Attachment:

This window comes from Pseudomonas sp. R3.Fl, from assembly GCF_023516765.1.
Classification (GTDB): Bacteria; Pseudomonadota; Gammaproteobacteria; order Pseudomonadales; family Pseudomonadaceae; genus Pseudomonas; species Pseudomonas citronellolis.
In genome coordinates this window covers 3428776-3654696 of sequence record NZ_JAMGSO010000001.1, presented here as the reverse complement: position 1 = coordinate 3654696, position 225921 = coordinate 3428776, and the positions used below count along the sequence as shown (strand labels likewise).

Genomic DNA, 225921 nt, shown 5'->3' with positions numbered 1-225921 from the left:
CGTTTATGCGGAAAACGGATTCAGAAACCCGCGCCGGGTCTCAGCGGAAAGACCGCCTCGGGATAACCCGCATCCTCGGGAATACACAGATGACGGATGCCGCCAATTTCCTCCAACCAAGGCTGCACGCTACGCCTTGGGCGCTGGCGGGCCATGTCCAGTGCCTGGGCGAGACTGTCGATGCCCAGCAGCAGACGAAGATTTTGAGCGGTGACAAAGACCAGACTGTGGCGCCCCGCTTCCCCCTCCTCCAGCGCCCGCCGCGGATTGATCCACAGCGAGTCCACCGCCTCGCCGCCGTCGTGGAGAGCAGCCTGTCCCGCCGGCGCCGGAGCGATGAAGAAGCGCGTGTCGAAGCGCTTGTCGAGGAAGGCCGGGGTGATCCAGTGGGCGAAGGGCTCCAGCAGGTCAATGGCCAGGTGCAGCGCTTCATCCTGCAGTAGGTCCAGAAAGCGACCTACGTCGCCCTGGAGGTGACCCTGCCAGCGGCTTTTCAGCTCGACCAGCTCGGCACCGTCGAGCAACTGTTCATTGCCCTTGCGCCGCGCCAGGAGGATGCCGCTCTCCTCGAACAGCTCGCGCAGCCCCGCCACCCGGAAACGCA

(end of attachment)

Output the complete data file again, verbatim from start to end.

This window comes from Pseudomonas sp. R3.Fl, from assembly GCF_023516765.1.
Classification (GTDB): Bacteria; Pseudomonadota; Gammaproteobacteria; order Pseudomonadales; family Pseudomonadaceae; genus Pseudomonas; species Pseudomonas citronellolis.
In genome coordinates this window covers 3428776-3654696 of sequence record NZ_JAMGSO010000001.1, presented here as the reverse complement: position 1 = coordinate 3654696, position 225921 = coordinate 3428776, and the positions used below count along the sequence as shown (strand labels likewise).

Genomic DNA, 225921 nt, shown 5'->3' with positions numbered 1-225921 from the left:
CGTTTATGCGGAAAACGGATTCAGAAACCCGCGCCGGGTCTCAGCGGAAAGACCGCCTCGGGATAACCCGCATCCTCGGGAATACACAGATGACGGATGCCGCCAATTTCCTCCAACCAAGGCTGCACGCTACGCCTTGGGCGCTGGCGGGCCATGTCCAGTGCCTGGGCGAGACTGTCGATGCCCAGCAGCAGACGAAGATTTTGAGCGGTGACAAAGACCAGACTGTGGCGCCCCGCTTCCCCCTCCTCCAGCGCCCGCCGCGGATTGATCCACAGCGAGTCCACCGCCTCGCCGCCGTCGTGGAGAGCAGCCTGTCCCGCCGGCGCCGGAGCGATGAAGAAGCGCGTGTCGAAGCGCTTGTCGAGGAAGGCCGGGGTGATCCAGTGGGCGAAGGGCTCCAGCAGGTCAATGGCCAGGTGCAGCGCTTCATCCTGCAGTAGGTCCAGAAAGCGACCTACGTCGCCCTGGAGGTGACCCTGCCAGCGGCTTTTCAGCTCGACCAGCTCGGCACCGTCGAGCAACTGTTCATTGCCCTTGCGCCGCGCCAGGAGGATGCCGCTCTCCTCGAACAGCTCGCGCAGCCCCGCCACCCGGAAACGCA